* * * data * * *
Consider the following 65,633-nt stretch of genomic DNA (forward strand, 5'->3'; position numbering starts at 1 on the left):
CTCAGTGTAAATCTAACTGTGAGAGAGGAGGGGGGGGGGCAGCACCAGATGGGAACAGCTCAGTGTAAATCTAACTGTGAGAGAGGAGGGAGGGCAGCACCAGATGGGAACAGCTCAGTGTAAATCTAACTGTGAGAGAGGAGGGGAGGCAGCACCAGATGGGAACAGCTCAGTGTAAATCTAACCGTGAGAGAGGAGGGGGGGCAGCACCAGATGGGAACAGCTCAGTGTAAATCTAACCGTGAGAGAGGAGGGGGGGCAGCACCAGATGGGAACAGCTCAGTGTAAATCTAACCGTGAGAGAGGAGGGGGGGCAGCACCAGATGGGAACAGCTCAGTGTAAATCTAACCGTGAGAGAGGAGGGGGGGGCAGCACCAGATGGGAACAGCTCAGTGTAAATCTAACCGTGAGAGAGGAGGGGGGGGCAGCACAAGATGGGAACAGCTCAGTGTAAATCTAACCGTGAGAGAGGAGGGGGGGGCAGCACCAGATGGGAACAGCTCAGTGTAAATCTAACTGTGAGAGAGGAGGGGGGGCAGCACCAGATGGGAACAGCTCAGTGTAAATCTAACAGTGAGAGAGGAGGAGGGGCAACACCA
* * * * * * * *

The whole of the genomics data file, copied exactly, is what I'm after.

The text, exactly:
Consider the following 65,633-nt stretch of genomic DNA (forward strand, 5'->3'; position numbering starts at 1 on the left):
CTCAGTGTAAATCTAACTGTGAGAGAGGAGGGGGGGGGGCAGCACCAGATGGGAACAGCTCAGTGTAAATCTAACTGTGAGAGAGGAGGGAGGGCAGCACCAGATGGGAACAGCTCAGTGTAAATCTAACTGTGAGAGAGGAGGGGAGGCAGCACCAGATGGGAACAGCTCAGTGTAAATCTAACCGTGAGAGAGGAGGGGGGGCAGCACCAGATGGGAACAGCTCAGTGTAAATCTAACCGTGAGAGAGGAGGGGGGGCAGCACCAGATGGGAACAGCTCAGTGTAAATCTAACCGTGAGAGAGGAGGGGGGGCAGCACCAGATGGGAACAGCTCAGTGTAAATCTAACCGTGAGAGAGGAGGGGGGGGCAGCACCAGATGGGAACAGCTCAGTGTAAATCTAACCGTGAGAGAGGAGGGGGGGGCAGCACAAGATGGGAACAGCTCAGTGTAAATCTAACCGTGAGAGAGGAGGGGGGGGCAGCACCAGATGGGAACAGCTCAGTGTAAATCTAACTGTGAGAGAGGAGGGGGGGCAGCACCAGATGGGAACAGCTCAGTGTAAATCTAACAGTGAGAGAGGAGGAGGGGCAACACCA